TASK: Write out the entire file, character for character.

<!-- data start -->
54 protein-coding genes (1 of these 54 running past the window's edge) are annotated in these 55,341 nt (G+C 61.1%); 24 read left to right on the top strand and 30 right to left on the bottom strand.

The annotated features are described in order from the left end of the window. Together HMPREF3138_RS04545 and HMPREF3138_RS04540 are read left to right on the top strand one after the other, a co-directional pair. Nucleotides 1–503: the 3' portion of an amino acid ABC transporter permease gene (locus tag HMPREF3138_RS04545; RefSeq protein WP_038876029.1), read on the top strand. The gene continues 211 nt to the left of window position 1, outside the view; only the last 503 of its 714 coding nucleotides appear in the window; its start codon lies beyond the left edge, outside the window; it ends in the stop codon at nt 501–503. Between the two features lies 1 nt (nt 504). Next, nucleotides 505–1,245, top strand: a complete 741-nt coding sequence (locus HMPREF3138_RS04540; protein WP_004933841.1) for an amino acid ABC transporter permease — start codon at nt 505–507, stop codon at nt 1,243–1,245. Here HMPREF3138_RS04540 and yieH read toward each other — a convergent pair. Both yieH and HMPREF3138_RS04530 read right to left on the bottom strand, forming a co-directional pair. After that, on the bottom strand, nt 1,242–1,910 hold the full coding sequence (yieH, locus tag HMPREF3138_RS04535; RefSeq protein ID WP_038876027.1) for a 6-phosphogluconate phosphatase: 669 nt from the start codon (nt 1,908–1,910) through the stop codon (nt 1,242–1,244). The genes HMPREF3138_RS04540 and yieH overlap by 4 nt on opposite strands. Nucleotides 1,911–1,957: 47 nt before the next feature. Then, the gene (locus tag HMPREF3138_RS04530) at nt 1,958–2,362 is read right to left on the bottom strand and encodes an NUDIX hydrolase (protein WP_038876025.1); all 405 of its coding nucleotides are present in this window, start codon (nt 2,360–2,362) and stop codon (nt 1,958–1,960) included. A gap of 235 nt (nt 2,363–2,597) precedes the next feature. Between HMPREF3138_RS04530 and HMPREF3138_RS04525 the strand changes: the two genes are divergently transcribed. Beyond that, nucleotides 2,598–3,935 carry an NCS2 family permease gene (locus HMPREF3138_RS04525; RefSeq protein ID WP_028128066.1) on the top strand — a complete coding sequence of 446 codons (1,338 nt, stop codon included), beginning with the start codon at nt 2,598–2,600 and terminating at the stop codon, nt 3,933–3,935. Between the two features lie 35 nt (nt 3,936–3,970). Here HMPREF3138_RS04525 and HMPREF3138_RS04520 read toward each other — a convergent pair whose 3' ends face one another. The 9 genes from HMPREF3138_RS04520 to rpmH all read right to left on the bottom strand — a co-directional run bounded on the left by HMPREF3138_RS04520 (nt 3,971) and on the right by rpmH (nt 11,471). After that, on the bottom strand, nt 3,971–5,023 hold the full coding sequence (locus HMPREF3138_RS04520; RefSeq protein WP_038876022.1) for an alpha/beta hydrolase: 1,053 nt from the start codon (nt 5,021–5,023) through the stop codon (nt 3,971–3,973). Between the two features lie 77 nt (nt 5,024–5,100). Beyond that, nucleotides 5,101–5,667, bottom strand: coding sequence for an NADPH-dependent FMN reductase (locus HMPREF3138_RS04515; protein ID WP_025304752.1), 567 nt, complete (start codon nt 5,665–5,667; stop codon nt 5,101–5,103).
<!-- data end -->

54 protein-coding genes (1 of these 54 running past the window's edge) are annotated in these 55,341 nt (G+C 61.1%); 24 read left to right on the top strand and 30 right to left on the bottom strand.

The annotated features are described in order from the left end of the window. Together HMPREF3138_RS04545 and HMPREF3138_RS04540 are read left to right on the top strand one after the other, a co-directional pair. Nucleotides 1–503: the 3' portion of an amino acid ABC transporter permease gene (locus tag HMPREF3138_RS04545; RefSeq protein WP_038876029.1), read on the top strand. The gene continues 211 nt to the left of window position 1, outside the view; only the last 503 of its 714 coding nucleotides appear in the window; its start codon lies beyond the left edge, outside the window; it ends in the stop codon at nt 501–503. Between the two features lies 1 nt (nt 504). Next, nucleotides 505–1,245, top strand: a complete 741-nt coding sequence (locus HMPREF3138_RS04540; protein WP_004933841.1) for an amino acid ABC transporter permease — start codon at nt 505–507, stop codon at nt 1,243–1,245. Here HMPREF3138_RS04540 and yieH read toward each other — a convergent pair. Both yieH and HMPREF3138_RS04530 read right to left on the bottom strand, forming a co-directional pair. After that, on the bottom strand, nt 1,242–1,910 hold the full coding sequence (yieH, locus tag HMPREF3138_RS04535; RefSeq protein ID WP_038876027.1) for a 6-phosphogluconate phosphatase: 669 nt from the start codon (nt 1,908–1,910) through the stop codon (nt 1,242–1,244). The genes HMPREF3138_RS04540 and yieH overlap by 4 nt on opposite strands. Nucleotides 1,911–1,957: 47 nt before the next feature. Then, the gene (locus tag HMPREF3138_RS04530) at nt 1,958–2,362 is read right to left on the bottom strand and encodes an NUDIX hydrolase (protein WP_038876025.1); all 405 of its coding nucleotides are present in this window, start codon (nt 2,360–2,362) and stop codon (nt 1,958–1,960) included. A gap of 235 nt (nt 2,363–2,597) precedes the next feature. Between HMPREF3138_RS04530 and HMPREF3138_RS04525 the strand changes: the two genes are divergently transcribed. Beyond that, nucleotides 2,598–3,935 carry an NCS2 family permease gene (locus HMPREF3138_RS04525; RefSeq protein ID WP_028128066.1) on the top strand — a complete coding sequence of 446 codons (1,338 nt, stop codon included), beginning with the start codon at nt 2,598–2,600 and terminating at the stop codon, nt 3,933–3,935. Between the two features lie 35 nt (nt 3,936–3,970). Here HMPREF3138_RS04525 and HMPREF3138_RS04520 read toward each other — a convergent pair whose 3' ends face one another. The 9 genes from HMPREF3138_RS04520 to rpmH all read right to left on the bottom strand — a co-directional run bounded on the left by HMPREF3138_RS04520 (nt 3,971) and on the right by rpmH (nt 11,471). After that, on the bottom strand, nt 3,971–5,023 hold the full coding sequence (locus HMPREF3138_RS04520; RefSeq protein WP_038876022.1) for an alpha/beta hydrolase: 1,053 nt from the start codon (nt 5,021–5,023) through the stop codon (nt 3,971–3,973). Between the two features lie 77 nt (nt 5,024–5,100). Beyond that, nucleotides 5,101–5,667, bottom strand: coding sequence for an NADPH-dependent FMN reductase (locus HMPREF3138_RS04515; protein ID WP_025304752.1), 567 nt, complete (start codon nt 5,665–5,667; stop codon nt 5,101–5,103).